LGBTQ+ Youth at Increased Risk of Human Trafficking, New Survey Says – Out Magazine

A new study says homeless LGBTQ+ youth are at an increased risk of falling victim to human trafficking than compared to their cisgender, straight peers.

The Atlanta Youth Count, which was released Wednesday and led by Georgia State University sociology professor Eric Wright, found that that there is an estimated 3,372 homeless young people in the five-county metro area of Atlanta. Of the 736 homeless youth surveyed only 441 were “eligible” to complete the survey, among them the majority polled in the Atlanta area and were between the ages of 14 to 25. Of that, 54 percent said they have experienced human trafficking of some kind. The majority of respondents (56 percent) were Black LGBTQ+ youth. 

The numbers increased significantly among transgender and gender non-conforming youth with 71 percent having experienced trafficking during their lifetimes, 65 percent of whom had become victims while homeless. 

Nearly 44 percent of lesbian, gay, and bisexual youth experienced trafficking in comparison to 35 percent of their straight peers while homeless. Over the course of a lifetime, 61 percent of queer people experience trafficking, as compared to 51 percent of their peers.

The study reveals that 64.5 percent of transgender youth have experienced trafficking while homeless compared to 34.4 percent of their cisgender peers.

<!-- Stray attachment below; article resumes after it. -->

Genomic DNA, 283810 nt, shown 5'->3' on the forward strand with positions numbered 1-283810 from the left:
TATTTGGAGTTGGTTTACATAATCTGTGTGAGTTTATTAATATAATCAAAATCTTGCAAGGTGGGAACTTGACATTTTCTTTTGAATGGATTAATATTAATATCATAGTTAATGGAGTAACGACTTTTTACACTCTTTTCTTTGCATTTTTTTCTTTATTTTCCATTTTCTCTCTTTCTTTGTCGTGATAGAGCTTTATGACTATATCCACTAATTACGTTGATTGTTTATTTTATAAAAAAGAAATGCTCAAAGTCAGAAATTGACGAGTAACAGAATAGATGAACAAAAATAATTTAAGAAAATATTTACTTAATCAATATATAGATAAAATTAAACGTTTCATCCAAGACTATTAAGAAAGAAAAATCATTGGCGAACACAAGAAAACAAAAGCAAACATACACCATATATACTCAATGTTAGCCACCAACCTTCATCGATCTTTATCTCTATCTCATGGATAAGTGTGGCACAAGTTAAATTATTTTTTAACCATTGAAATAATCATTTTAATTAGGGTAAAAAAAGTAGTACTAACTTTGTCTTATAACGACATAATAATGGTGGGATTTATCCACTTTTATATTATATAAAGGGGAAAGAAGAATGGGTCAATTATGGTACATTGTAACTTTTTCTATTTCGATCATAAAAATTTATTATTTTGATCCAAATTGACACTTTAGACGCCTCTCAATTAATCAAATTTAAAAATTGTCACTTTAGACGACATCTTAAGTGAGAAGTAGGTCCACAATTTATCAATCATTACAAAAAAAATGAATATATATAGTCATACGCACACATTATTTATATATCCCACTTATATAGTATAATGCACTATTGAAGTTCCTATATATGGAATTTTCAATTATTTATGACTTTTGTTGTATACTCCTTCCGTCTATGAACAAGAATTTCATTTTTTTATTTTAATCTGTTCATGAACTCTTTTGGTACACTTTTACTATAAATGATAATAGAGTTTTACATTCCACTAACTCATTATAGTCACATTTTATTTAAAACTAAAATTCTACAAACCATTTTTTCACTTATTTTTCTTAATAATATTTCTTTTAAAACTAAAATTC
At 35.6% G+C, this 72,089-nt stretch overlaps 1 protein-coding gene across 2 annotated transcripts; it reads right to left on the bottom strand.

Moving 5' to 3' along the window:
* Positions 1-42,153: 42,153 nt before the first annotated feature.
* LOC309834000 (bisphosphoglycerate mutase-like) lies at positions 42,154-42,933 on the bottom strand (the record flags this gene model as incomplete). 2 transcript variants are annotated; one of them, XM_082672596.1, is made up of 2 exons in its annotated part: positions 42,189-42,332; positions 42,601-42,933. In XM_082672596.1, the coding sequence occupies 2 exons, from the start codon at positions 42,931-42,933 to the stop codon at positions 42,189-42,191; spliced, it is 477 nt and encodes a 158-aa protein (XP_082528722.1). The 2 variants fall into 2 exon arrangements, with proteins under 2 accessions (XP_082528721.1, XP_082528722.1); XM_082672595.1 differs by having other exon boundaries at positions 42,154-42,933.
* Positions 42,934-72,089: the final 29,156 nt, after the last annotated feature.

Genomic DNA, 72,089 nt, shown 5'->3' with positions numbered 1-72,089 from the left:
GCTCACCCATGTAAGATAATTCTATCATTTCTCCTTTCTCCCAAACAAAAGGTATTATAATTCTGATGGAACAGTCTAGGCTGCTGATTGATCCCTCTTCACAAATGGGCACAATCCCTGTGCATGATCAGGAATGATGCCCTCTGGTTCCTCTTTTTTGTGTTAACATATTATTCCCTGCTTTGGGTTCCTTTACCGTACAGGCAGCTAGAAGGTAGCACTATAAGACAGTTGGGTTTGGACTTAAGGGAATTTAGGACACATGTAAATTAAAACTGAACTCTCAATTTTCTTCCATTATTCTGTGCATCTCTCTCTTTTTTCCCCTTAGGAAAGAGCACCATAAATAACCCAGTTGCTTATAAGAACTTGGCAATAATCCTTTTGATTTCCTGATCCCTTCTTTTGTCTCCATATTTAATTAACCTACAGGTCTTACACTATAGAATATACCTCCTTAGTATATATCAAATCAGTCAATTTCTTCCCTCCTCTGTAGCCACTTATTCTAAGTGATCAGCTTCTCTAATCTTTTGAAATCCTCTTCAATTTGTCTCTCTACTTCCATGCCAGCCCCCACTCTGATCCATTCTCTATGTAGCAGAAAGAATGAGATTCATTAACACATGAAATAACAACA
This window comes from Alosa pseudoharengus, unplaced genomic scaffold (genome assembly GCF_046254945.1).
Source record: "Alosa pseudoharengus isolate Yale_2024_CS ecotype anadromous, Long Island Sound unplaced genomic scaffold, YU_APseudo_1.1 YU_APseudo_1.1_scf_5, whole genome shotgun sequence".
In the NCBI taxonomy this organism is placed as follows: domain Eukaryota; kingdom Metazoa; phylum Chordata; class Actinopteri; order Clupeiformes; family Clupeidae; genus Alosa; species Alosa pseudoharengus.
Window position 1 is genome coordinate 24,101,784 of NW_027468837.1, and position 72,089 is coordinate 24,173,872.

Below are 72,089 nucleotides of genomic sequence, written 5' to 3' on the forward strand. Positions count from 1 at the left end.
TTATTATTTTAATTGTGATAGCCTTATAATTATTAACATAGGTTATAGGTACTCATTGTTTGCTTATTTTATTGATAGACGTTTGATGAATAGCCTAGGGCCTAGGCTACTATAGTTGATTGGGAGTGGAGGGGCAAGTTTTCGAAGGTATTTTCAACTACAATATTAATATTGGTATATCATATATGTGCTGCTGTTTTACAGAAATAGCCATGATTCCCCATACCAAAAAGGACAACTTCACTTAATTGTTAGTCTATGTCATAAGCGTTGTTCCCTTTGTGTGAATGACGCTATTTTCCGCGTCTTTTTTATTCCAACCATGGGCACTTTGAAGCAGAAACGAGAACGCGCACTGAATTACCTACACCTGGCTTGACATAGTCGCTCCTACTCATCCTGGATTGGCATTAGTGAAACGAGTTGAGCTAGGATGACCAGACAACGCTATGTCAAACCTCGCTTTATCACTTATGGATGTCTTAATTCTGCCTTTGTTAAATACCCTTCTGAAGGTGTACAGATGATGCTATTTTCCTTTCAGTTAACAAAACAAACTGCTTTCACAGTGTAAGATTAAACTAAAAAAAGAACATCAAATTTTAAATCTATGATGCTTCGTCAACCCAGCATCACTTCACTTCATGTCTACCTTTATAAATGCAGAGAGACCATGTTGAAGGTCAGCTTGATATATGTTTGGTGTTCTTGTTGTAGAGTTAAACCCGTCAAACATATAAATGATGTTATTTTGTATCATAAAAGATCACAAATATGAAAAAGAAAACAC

According to the United Nations Office on Drugs and Crime, human trafficking is defined as “acquisition of people by improper means such as force, fraud, or deception, with the aim of exploiting them” for labor or sex. 

The report says that lesbian, gay, bisexual and transgender youth stand out as a particularly vulnerable group for trafficiking. 

“We find that LGB and transgender youth both have a higher prevalence of trafficking compared to their heterosexual and cisgender counterparts, respectively,” the report reads. “These youth require special attention in the provision of safe and secure services, as well as services that are grounded in trauma-informed care principles.”

The study goes on to say that while cisgender women are often conceptualized as the main targets for trafficking vulnerablties, transgender respondents had “significantly higher rates of trafficking than their cisgender counterparts (including both male and female cisgender respondents).”

It continued: “The full spectrum of gender identity must be understood and accepted in order to fully serve transgender youth and effectively address the needs of trafficked youth.”

“It’s not just LGBTQ youth,” Wright said in an interview with On Second Thought, “although as the research suggests, that they’re much more likely to be victimized or trafficked in different ways.”

Wright says that he hopes the report will call for a better solution to address youth homelessness. 

“If we really want to get our hands around this, we really need to infuse a lot more resources and expand more housing opportunities and wraparound services for young people. This data are really pretty clear that we need to do early intervention.”

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